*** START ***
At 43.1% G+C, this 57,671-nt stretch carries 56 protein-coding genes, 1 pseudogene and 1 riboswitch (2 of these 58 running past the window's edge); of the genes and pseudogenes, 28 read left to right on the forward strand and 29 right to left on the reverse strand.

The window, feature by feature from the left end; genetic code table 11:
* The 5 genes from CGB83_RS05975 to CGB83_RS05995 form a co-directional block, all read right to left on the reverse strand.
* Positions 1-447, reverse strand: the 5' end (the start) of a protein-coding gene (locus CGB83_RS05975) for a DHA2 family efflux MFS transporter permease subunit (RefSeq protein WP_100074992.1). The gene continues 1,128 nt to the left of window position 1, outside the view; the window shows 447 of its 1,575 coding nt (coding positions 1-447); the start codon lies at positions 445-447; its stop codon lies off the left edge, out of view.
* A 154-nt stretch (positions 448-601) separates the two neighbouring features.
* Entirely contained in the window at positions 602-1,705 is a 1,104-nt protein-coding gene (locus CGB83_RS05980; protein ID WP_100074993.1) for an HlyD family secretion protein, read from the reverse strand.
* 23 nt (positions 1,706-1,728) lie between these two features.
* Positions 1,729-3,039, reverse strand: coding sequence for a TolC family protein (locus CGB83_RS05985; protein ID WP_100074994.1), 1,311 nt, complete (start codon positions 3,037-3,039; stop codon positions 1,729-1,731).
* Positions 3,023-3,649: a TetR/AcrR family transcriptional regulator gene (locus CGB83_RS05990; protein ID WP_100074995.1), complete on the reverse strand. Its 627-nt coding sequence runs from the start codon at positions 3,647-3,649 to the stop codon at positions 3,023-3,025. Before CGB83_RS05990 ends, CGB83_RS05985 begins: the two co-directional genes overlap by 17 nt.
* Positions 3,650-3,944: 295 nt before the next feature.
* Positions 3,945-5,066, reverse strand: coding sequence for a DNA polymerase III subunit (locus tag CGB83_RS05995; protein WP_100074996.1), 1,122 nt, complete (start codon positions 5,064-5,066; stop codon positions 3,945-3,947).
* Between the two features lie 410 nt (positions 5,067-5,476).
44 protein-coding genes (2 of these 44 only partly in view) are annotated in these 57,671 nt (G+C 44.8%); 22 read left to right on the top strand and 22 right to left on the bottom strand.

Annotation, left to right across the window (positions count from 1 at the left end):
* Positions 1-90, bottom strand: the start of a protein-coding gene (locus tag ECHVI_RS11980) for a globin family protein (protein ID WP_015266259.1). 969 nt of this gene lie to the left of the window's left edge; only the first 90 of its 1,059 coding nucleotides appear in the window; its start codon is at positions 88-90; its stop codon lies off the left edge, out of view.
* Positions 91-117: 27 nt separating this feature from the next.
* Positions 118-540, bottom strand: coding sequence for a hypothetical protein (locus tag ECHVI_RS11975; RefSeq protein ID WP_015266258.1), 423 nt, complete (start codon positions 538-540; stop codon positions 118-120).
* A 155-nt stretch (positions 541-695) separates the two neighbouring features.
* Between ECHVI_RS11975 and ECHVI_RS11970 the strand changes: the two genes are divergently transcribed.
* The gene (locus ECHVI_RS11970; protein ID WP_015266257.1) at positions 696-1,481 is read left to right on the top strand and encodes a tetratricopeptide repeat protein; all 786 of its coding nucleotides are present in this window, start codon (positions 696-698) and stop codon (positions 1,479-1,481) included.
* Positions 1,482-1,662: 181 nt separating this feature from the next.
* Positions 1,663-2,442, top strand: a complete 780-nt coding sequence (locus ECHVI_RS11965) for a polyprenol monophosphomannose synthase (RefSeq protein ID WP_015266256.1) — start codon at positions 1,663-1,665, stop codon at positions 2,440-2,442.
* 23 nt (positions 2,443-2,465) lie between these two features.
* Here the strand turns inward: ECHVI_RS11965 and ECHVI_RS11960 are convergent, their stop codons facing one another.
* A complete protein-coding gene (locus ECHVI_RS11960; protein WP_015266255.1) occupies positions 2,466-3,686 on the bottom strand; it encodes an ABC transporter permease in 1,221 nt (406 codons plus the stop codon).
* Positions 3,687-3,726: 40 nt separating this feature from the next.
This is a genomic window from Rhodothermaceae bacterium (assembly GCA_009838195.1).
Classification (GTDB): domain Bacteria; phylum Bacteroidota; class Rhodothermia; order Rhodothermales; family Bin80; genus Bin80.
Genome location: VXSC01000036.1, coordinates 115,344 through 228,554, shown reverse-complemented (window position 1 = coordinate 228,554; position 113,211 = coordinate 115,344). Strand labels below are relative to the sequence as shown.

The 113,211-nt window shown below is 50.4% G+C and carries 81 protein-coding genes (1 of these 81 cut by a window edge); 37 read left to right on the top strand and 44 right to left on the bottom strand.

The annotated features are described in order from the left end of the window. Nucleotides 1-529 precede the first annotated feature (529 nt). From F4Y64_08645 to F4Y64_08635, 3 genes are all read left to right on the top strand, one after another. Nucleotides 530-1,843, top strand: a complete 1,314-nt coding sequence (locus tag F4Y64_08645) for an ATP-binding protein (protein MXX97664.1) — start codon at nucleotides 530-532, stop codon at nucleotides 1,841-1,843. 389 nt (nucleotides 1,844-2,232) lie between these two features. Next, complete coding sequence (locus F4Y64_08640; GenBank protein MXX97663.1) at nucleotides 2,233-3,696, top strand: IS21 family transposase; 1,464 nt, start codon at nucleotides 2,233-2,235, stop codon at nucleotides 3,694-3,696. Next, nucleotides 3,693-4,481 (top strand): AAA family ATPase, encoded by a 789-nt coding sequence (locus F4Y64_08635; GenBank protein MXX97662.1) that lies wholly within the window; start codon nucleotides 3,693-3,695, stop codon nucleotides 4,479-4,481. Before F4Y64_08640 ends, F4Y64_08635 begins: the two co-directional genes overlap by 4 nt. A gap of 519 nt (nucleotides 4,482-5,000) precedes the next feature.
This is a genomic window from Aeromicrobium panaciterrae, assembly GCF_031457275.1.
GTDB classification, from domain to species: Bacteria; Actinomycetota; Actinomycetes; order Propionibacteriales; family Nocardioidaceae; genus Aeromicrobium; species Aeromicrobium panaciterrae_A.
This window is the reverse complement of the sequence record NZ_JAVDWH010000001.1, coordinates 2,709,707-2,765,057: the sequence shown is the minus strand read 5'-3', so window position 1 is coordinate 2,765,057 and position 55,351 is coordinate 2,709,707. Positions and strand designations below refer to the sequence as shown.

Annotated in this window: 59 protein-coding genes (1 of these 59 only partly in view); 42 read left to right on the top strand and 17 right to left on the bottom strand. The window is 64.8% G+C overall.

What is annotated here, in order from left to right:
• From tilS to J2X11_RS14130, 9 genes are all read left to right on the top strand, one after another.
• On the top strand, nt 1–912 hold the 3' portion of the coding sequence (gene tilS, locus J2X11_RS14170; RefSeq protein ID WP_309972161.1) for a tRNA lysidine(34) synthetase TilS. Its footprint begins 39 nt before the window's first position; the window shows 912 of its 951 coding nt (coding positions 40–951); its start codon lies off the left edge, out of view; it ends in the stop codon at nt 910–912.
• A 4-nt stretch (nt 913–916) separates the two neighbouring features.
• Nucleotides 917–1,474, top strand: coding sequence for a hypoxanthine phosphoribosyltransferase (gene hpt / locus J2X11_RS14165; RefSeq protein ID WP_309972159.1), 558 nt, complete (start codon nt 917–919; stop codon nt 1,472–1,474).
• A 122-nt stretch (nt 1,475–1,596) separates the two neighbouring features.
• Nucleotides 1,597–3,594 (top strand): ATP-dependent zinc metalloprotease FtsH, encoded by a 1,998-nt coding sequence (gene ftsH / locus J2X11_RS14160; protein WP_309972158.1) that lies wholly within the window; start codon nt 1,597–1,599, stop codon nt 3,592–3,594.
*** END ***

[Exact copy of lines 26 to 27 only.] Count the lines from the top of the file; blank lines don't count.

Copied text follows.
* Positions 3,687-3,726: 40 nt separating this feature from the next.
This is a genomic window from Rhodothermaceae bacterium (assembly GCA_009838195.1).